President Barack Obama urged legislators to enact a second stimulus package on Thursday to aid the recovery of the American economy. He used a rare address to a joint session of Congress to promote a jobs plan that calls for $447 billion in additional deficit spending.
The American Jobs Act, according to Obama, aims to “restore some of the fairness and security that has defined this nation since our beginning.” He admitted that private business, not government, generates growth and creates jobs. “But we can help,” he said. “We can make a difference. There are steps we can take right now to improve people’s lives.”
Those steps would include $10 billion in new spending to establish a National Infrastructure Bank; $50 billion to build and repair roads and bridges; $30 billion to refurbish and repair school buildings; $35 billion to keep up to 280,000 teachers employed; $5 billion woth of investment in community colleges; $15 billion to rehabilitate vacant property.
The president’s plan also calls for an extension of federal unemployment compensation for another year which will likely cost some $50 billion.
To encourage firms to hire, the president urged an extension of the payroll tax cut he enacted with his 2009 stimulus which would exacerbate the central government’s budget shortfall by up to $175 billion. A proposed cut in the employer payroll tax would likely reduce revenue by $65 billion.
The White House claims that the new spending and reductions in revenue can be offset by “closing corporate tax loopholes and asking the wealthiest Americans to pay their fair share” yet eliminating tax breaks for oil companies, which the president demanded in particular, couldn’t raise revenue by more than several billions of dollars per year.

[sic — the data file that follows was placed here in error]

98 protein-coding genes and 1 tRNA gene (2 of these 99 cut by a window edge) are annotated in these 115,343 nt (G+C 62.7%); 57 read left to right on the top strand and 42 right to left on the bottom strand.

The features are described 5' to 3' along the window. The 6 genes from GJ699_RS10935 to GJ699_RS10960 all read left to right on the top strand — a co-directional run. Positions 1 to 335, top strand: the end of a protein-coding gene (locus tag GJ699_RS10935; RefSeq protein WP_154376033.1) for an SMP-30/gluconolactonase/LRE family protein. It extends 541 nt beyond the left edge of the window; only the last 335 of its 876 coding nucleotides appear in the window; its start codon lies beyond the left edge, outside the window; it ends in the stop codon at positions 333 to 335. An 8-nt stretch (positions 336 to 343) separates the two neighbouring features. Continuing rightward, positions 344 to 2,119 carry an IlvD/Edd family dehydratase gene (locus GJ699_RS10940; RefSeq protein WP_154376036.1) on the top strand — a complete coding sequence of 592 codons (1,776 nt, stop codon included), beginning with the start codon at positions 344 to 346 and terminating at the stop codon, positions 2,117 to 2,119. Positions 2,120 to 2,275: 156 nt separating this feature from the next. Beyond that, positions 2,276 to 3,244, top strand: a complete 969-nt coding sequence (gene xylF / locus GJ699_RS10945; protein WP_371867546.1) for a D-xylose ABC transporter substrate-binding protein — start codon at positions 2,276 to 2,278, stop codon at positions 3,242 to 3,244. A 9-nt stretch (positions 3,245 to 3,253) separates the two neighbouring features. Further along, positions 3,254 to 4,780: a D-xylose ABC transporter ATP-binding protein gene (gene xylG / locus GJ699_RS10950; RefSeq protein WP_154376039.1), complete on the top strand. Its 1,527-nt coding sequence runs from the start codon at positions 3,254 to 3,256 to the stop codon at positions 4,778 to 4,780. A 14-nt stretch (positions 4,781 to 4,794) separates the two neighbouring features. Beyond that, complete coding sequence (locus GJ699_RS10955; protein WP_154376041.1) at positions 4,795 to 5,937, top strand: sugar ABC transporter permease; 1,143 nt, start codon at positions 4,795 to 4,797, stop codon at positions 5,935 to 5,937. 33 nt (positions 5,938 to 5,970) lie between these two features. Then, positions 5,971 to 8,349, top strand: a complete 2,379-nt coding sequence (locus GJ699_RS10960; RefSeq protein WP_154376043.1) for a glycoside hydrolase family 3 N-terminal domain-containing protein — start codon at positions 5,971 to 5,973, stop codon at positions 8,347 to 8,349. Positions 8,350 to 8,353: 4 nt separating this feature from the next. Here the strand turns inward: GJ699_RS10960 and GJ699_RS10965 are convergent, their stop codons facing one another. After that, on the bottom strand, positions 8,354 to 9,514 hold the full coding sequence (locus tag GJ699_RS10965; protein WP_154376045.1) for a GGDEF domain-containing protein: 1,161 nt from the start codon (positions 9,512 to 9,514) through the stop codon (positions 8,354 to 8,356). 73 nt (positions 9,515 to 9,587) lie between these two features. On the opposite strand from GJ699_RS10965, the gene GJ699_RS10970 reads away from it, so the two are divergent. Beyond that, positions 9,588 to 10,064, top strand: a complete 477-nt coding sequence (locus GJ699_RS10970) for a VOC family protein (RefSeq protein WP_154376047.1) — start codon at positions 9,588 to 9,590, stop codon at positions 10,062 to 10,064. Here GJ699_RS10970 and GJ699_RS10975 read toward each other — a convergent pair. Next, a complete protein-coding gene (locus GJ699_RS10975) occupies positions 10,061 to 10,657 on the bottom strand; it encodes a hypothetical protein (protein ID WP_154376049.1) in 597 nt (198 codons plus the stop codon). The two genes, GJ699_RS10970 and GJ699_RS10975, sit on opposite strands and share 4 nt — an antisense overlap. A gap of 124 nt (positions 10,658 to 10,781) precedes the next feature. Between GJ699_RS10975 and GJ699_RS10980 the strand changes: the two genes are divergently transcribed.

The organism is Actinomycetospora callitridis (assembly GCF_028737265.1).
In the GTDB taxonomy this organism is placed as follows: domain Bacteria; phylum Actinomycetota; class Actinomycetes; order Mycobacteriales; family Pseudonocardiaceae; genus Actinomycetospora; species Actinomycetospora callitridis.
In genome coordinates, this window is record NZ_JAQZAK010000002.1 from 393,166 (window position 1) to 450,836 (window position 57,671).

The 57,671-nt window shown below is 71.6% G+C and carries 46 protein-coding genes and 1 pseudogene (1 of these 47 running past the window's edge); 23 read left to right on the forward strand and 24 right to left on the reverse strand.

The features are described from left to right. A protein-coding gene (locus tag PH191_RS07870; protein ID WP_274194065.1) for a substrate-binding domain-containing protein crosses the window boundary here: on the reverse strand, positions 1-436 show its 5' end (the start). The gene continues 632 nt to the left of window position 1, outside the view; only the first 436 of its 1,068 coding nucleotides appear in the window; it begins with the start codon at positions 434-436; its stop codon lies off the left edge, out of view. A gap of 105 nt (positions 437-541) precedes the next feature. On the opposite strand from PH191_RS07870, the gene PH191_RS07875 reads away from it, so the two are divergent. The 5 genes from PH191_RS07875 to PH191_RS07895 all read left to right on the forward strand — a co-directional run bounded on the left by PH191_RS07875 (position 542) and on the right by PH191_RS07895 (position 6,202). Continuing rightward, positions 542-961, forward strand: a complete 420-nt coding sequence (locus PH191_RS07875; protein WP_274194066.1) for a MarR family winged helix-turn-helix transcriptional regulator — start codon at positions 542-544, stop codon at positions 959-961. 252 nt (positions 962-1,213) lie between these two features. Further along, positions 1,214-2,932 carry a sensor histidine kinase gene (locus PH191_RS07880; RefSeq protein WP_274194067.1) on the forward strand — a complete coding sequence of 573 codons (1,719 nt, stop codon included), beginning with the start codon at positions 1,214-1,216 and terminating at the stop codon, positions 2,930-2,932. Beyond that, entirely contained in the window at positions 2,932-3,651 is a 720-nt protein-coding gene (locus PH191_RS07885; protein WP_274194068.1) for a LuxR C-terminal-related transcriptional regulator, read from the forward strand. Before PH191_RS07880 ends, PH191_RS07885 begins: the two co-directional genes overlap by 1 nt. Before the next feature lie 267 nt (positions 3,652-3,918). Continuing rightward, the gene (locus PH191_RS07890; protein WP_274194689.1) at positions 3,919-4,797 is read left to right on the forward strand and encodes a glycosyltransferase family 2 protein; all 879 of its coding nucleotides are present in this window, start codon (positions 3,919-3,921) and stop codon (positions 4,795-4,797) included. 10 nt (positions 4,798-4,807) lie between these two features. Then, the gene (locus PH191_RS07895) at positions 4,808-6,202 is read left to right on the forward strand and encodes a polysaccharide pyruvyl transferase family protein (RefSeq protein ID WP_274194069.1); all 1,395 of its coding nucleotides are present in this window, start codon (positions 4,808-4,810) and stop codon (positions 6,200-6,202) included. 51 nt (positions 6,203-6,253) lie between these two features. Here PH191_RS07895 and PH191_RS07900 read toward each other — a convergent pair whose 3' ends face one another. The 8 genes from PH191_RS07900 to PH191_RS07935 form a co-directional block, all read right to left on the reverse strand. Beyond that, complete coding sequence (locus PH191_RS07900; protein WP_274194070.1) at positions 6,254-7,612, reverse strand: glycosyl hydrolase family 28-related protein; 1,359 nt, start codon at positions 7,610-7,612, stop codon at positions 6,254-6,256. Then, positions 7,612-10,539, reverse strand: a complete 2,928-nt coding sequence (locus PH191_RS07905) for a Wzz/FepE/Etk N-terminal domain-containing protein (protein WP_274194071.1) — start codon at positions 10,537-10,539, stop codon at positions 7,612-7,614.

Total revenue from corporate taxes this year is estimated by the Congressional Budget Office to be $192 billion. Personal income and social insurance taxes provide the bulk of revenue at nearly $2 trillion. Spending is set to reach $3.6 trillion, necessitating almost $1.3 trillion in borrowing.
The president told lawmakers that there was “nothing controversial” about his proposal. Indeed, practically everything in it has been supported “by both Democrats and Republicans,” he said.
Republicans, who control the lower chamber of Congress, should be able to endorse additional infrastructure spending and tax cuts although more conservative members of the opposition insist that school policy is the purview of state governments. With bipartisan support though, the jobs bill could pass Congress.
The purpose of the legislation is simple, said the president — “to put more people back to work and more money in the pockets of those who are working.” Since it hardly includes measures that weren’t part of the first stimulus, he may be hard pressed to explain to lawmakers why this time, while unemployment is worse than it was two years ago, it will accomplish those goals.